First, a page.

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Constitutional Dictatorship: Its Dangers and Its Design


Sanford Levinson


University of Texas Law School

Jack M. Balkin


Yale University - Law School

June 13, 2010

Minnesota Law Review, Vol. 94, p. 1789, 2010
Yale Law School, Public Law Working Paper No. 200
U of Texas Law, Public Law Research Paper No. 164

Abstract:     
Constitutional dictatorship, far from being a contradiction in terms, has been an important feature of republican governments since Roman times. This essay describes the basic idea of a constitutional dictatorship, and discusses those elements of constitutional dictatorship that already exist in the American constitutional system, particularly in the modern presidency.

A constitutional dictatorship is a system (or subsystem) of constitutional government that bestows on a certain individual or institution the right to make binding rules, directives, and decisions and apply them to concrete circumstances unhindered by timely legal checks to their authority.

The Roman dictatorship limited the time of the dictatorship and separated the institution that declared the emergency from the person who exercised power. The American pattern has been quite different. Generally speaking, the President announces the existence of a crisis or emergency, and, at the President's request, the Congress generally bestows new statutory grants of power. These new powers are usually never repealed and are banked away for future use, sometimes in very different contexts. The American pattern of constitutional dictatorship does not involve the executive claiming the right to transcend the law; instead Congress grants ever more practically unreviewable discretion to the executive.

In addition, a significant feature of American constitutionalism is the rise of "distributed dictatorships," in which executive power is spread among a number of de facto dictators, each with its own special expertise. The modern administrative state increasingly spreads unreviewable power among a variety of different agencies, czars, and bureaucrats. The Federal Reserve's response to the recent economic crisis and the Centers for Disease Control's powers to impose quarantines are examples.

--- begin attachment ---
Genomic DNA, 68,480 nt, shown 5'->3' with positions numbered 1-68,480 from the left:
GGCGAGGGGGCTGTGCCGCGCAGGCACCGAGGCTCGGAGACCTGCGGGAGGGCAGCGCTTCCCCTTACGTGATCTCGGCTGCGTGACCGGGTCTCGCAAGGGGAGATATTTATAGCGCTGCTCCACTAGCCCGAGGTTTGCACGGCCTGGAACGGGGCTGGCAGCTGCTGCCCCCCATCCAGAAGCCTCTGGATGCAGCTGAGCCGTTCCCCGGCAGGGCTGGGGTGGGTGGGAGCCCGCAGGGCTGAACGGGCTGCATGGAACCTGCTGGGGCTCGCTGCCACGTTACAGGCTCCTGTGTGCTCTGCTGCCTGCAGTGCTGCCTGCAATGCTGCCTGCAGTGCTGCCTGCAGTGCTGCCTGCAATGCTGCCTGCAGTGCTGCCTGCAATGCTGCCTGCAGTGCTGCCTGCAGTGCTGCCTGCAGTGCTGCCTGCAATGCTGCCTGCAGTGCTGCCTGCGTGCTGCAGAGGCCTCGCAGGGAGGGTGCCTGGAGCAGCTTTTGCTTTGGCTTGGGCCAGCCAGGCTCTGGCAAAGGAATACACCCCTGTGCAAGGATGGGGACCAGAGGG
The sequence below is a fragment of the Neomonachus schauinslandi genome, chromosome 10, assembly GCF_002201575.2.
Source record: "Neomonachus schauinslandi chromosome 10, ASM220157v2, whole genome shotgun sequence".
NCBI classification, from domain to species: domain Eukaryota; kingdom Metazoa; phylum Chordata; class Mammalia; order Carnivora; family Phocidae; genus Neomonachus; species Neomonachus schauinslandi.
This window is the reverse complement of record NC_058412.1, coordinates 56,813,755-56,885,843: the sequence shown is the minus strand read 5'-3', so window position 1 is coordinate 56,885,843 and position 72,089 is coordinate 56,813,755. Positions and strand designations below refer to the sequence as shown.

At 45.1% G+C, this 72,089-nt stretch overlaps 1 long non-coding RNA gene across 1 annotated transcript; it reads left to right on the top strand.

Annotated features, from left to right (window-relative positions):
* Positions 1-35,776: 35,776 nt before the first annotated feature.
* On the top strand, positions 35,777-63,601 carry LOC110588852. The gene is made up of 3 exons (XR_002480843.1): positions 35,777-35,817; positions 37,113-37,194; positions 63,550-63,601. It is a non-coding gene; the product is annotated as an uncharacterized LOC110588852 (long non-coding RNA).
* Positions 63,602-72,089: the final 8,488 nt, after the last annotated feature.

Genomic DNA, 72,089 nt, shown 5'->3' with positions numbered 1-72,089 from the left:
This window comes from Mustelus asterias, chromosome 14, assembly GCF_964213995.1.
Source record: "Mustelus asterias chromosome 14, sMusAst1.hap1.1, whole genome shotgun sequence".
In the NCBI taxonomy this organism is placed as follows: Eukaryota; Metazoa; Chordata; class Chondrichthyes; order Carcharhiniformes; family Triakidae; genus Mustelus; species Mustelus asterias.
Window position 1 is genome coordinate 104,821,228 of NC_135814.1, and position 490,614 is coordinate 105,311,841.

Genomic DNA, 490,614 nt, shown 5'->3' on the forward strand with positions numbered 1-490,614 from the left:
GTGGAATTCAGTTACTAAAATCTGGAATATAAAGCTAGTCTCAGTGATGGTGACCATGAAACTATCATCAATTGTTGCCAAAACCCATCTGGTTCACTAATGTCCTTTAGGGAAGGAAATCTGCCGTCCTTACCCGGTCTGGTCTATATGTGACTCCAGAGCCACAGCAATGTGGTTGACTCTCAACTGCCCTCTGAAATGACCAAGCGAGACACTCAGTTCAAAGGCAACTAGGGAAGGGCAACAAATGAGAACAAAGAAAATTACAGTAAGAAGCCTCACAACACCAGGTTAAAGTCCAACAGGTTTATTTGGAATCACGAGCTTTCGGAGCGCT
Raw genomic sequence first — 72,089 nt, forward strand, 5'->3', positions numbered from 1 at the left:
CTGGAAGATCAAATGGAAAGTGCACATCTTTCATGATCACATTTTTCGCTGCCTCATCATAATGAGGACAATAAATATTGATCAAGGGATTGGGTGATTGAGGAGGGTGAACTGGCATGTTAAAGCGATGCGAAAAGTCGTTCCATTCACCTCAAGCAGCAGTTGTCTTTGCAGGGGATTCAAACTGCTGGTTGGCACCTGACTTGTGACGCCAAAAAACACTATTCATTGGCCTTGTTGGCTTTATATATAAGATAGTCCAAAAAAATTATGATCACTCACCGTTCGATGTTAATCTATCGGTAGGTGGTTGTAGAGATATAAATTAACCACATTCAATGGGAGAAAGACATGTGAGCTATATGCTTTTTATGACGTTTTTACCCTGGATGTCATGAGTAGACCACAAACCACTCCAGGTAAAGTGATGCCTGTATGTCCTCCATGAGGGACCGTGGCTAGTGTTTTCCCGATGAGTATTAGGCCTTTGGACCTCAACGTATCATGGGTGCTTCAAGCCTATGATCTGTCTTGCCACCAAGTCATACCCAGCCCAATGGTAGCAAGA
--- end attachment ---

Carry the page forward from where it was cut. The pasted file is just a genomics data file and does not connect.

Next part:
The essay concludes with some suggestions for counteracting the more dangerous tendencies in the American pattern of constitutional dictatorship. Although emergencies often cannot be foreseen in advance, the structural features of emergency power must be designed in advance to preserve republican government.

Number of Pages in PDF File: 79

Keywords: dictatorship, constitutionalism, emergency power, presidential power, executive power

JEL Classification: K10

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Date posted: November 19, 2009 ; Last revised: June 19, 2010

Suggested Citation

Levinson, Sanford and Balkin, Jack M., Constitutional Dictatorship: Its Dangers and Its Design (June 13, 2010). Minnesota Law Review, Vol. 94, p. 1789, 2010; Yale Law School, Public Law Working Paper No. 200; U of Texas Law, Public Law Research Paper No. 164. Available at SSRN: http://ssrn.com/abstract=1508666

Contact Information

Sanford V. Levinson
University of Texas Law School ( email )
727 East Dean Keeton Street
Austin, TX 78705
United States
512-471-3273 (Phone)
Jack M. Balkin (Contact Author)
Yale University - Law School ( email )
P.O. Box 208215
New Haven, CT 06520-8215
United States
203-432-1620 (Phone)
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